Keeley Wilson & Yves L. Doz in their HBR article 10 Rules for Managing Global Innovation list down 10 things that you need to take care of when your innovation initiatives or programs are expected to be delivered by your teams spread across the globe.
Sure, managing any project with teams spread across geographies is a challenge, as you manage across time zones, cultures and knowledge bases. Authors of the article focus a lot on the project management aspect of the challenge, which I think is very similar to any project that is executed globally. Challenges are similar and so are the solutions. In my opinion, what is important is point 6 in the paper, that is define your Innovation as crisply as possible. Now this is a conundrum, given the nature of Innovation, you can never define the innovation project precisely but at the same time defining it as tightly as possible is what will keep the confusions and iterations to a minimum. This is where the innovation champions need to balance the definition and the independence.
I also liked the point of starting small, their first point. It creates a great learning path for doing bigger things while it build synergies and establishes processes across geographies. I am a great believer of starting small and building on the success and the learnings. Similarly identifying a lead site can be helpful, but I guess it will always turn out to be the site where the lead is based. Limiting number of contractors is good as it limits the no of entities involved but it depends on what kind of project you are doing and what the consultant is bringing to table. I totally agree with bond beyond the ICT infrastructure.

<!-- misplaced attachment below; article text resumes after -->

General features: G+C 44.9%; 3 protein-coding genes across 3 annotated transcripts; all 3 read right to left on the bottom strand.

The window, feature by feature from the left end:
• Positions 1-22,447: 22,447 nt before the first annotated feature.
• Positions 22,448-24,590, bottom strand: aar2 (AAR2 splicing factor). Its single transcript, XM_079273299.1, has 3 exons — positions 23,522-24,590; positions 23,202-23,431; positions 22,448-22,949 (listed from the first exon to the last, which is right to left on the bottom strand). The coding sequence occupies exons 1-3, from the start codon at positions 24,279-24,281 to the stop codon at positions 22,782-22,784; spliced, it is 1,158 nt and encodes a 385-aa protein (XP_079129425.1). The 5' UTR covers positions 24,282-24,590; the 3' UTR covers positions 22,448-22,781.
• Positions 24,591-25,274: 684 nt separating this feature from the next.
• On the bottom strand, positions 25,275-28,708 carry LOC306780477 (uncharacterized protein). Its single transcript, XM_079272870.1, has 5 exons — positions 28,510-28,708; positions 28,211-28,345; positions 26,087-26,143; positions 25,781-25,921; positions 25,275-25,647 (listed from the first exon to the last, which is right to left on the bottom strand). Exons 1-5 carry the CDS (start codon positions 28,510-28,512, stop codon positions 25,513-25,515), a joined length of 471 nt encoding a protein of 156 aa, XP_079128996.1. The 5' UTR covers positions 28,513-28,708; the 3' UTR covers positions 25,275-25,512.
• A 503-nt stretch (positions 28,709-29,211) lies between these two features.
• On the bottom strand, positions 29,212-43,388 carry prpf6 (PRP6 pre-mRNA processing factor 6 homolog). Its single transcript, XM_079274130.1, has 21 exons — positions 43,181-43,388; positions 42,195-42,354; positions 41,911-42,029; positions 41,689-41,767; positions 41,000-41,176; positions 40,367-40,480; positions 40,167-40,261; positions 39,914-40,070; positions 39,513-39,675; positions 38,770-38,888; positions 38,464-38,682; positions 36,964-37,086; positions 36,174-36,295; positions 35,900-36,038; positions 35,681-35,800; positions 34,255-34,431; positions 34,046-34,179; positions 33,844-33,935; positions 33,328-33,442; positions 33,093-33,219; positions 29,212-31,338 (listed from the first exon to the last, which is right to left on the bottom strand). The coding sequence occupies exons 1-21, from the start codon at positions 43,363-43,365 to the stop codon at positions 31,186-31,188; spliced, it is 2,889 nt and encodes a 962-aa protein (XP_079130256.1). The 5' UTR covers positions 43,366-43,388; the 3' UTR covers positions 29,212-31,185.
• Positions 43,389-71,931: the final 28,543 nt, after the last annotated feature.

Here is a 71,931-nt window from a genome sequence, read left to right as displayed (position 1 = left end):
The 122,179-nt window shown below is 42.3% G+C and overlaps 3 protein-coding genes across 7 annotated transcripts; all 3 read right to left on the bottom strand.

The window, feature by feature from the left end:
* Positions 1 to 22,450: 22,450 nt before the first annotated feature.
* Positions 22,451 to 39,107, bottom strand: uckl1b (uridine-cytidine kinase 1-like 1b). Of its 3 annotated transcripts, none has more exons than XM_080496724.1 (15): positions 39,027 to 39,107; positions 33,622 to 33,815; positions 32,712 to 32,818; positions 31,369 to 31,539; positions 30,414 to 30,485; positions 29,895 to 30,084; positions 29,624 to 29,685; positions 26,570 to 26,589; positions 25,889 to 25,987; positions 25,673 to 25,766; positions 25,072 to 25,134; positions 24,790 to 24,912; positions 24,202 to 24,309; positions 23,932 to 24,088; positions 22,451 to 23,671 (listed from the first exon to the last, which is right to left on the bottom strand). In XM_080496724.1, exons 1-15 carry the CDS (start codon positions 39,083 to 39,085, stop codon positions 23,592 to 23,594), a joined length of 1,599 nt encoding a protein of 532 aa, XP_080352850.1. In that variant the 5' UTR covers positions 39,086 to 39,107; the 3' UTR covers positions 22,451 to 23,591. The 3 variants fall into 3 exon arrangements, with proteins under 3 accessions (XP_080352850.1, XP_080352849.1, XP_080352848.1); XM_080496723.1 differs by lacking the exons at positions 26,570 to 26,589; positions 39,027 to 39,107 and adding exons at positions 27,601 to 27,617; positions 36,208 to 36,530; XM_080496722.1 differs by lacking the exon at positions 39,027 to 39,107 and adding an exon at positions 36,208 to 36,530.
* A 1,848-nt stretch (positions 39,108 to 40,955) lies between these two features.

I do not agree with bringing in the standard quality processes in the Innovation projects as I think they make the project management heavy and reporting heavy. People spend more time on telling what they are doing or what they intend to do rather than putting all their energies into doing what is required.
A good read.